Twelve Weeks of Additional Fish Intake Improves the Cognition of Cognitively Intact, Resource-Limited Elderly People: A Randomized Control Trial

J Nutr Health Aging. 2022;26(2):119-126. doi: 10.1007/s12603-021-1723-2.


Introduction: Dietary omega 3 polyunsaturated fatty acids (PUFA) may reduce the risk of dementia. Many studies have investigated PUFA supplementation in high-income countries, yet food-based randomized control trials using omega 3 PUFA rich fish in lower to middle income countries, are lacking.

Objective: To determine the effect on cognition of adding either fish or non-fish foods for twelve weeks to an enhanced diet of cognitively intact, independently living, resource-limited elderly people.

Design: Randomized control trial (National Health Trial register: DOH-27-061-6026).

Setting: Retirement center in urban South Africa.

Participants: Fifty-seven (74% female, mean age: 72±7 years) elderly participants with cognitive function exceeding 22 on the Mini Mental State Examination were randomized into an intervention (n=31) and control (n=26) group.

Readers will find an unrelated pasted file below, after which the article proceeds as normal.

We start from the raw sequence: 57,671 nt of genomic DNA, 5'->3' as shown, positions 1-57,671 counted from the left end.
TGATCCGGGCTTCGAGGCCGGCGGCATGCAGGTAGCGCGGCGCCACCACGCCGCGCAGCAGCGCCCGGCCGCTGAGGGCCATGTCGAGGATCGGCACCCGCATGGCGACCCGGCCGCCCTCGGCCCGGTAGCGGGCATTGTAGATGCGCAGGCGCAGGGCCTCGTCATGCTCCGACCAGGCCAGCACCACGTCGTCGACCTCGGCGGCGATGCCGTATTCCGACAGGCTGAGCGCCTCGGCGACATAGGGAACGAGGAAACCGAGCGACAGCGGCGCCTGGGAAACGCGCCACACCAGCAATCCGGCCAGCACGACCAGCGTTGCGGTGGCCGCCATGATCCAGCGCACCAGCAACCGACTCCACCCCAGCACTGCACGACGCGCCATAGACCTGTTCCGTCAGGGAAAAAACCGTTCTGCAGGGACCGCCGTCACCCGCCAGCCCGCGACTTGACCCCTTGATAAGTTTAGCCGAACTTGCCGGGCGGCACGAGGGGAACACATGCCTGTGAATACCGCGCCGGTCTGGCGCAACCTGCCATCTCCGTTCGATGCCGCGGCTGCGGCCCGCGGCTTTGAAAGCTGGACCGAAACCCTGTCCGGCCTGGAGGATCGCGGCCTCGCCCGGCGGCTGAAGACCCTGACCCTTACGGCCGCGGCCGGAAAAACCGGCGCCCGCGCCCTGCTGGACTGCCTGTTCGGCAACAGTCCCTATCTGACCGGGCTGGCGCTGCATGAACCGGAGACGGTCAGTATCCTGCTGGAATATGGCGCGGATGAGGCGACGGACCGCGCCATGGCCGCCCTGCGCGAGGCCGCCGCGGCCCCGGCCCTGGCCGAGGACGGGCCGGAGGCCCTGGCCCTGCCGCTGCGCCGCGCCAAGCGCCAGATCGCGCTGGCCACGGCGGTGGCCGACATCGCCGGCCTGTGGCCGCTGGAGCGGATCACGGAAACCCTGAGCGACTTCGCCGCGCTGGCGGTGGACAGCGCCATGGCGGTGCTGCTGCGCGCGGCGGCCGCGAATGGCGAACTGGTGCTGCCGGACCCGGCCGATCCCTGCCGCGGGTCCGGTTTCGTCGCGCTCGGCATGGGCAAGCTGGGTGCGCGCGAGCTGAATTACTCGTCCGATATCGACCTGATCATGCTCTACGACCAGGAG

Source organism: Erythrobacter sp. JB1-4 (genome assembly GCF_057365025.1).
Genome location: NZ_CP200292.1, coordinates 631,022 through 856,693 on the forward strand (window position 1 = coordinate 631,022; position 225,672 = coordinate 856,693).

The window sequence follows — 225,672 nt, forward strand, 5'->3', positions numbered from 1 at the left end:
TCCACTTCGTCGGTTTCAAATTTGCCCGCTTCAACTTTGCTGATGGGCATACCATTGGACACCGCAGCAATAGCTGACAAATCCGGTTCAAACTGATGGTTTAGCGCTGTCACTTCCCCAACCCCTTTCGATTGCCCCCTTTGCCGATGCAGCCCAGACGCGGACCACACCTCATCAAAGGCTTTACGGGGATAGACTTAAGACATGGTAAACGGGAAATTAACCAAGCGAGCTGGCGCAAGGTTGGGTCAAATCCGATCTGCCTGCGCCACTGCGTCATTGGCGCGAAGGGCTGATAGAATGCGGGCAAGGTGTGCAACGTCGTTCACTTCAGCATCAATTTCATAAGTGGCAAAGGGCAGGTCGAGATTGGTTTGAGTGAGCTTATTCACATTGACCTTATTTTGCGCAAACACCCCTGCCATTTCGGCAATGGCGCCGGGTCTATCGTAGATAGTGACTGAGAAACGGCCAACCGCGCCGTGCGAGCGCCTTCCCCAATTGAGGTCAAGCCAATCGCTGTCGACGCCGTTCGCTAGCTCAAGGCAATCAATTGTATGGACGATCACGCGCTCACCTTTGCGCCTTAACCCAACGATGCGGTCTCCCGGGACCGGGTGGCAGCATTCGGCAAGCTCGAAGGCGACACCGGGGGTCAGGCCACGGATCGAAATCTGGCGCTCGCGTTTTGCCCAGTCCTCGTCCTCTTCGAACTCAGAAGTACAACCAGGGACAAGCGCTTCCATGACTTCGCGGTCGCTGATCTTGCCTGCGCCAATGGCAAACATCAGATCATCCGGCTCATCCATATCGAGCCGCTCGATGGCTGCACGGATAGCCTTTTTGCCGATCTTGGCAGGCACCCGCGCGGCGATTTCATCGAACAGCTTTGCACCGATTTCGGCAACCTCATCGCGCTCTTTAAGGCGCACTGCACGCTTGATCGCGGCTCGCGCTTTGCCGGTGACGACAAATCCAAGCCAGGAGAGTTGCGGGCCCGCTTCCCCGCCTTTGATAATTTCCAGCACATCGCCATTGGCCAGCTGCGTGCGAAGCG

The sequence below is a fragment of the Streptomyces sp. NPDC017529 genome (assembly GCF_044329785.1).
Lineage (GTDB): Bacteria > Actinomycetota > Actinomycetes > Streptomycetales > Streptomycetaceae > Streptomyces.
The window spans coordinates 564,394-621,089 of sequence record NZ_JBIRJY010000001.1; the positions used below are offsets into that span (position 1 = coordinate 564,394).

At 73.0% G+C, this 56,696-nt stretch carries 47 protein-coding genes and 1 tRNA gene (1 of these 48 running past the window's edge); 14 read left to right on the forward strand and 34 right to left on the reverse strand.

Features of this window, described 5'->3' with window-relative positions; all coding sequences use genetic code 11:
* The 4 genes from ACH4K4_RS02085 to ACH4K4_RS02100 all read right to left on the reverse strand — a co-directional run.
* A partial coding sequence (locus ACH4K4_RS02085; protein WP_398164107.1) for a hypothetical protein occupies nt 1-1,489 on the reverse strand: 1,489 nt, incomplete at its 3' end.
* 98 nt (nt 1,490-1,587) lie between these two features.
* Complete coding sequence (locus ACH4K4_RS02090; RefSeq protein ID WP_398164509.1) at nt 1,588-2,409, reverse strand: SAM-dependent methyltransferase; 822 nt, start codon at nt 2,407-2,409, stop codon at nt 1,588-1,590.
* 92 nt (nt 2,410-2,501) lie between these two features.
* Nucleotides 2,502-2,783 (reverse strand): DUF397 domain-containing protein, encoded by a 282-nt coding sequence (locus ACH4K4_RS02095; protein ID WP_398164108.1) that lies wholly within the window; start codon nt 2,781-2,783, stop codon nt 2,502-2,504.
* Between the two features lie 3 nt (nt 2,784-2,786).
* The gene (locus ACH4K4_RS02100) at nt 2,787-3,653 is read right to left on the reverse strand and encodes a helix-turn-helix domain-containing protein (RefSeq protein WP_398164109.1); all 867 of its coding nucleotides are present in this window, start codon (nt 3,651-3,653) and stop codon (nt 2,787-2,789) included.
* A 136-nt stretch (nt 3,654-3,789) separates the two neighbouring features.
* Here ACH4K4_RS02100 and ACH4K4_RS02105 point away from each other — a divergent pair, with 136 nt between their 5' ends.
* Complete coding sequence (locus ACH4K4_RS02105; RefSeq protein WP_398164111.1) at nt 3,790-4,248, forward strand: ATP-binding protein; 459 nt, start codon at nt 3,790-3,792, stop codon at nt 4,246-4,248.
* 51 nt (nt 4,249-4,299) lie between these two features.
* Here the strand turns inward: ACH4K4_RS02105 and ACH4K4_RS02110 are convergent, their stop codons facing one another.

Intervention: The usual diets of both groups were enhanced with context-appropriate foods to mimic elements of the Mediterranean-DASH Intervention for Neurodegenerative Delay (MIND) diet. The intervention group additionally received canned pilchards and fish spread every week amounting to an additional (theoretical) intake of 2.2g omega 3 PUFA daily. The control group received canned meatballs and texturized soya every week.

Measurements: Cognition was measured twice before and once after the intervention phase using the Cognitive Abilities Screening Instrument (CASI). Adherence was assessed by a study-specific food frequency questionnaire and red blood cell (RBC) PUFA biomarkers. Data were analyzed using a non-parametric analysis of covariance (ANCOVA) with, and without, bootstrap imputation.

Results: Participants in the intervention group had a significantly higher post intervention (P=0.036) CASI score than the control group, when the model was fitted with imputation and controlled for baseline scores. Participants in the intervention group also had a significantly higher intake of calculated dietary omega 3 PUFA and higher levels of RBC eicosapentaenoic acid and docosapentaenoic acid content than the control group (P < 0.05).

Conclusion: Twelve weeks of fish intake in the context of a modified MIND diet may improve the cognition of cognitively intact, resource-limited elderly people.

Keywords: Fish; cognition; diet; elderly; omega 3 fatty acids; resource-limited.

Publication types

  • Randomized Controlled Trial

MeSH terms

  • Animals
  • Cognition
  • Diet
  • Dietary Supplements
  • Eicosapentaenoic Acid
  • Fatty Acids, Omega-3*
  • Female
  • Fishes
  • Male


  • Fatty Acids, Omega-3
  • Eicosapentaenoic Acid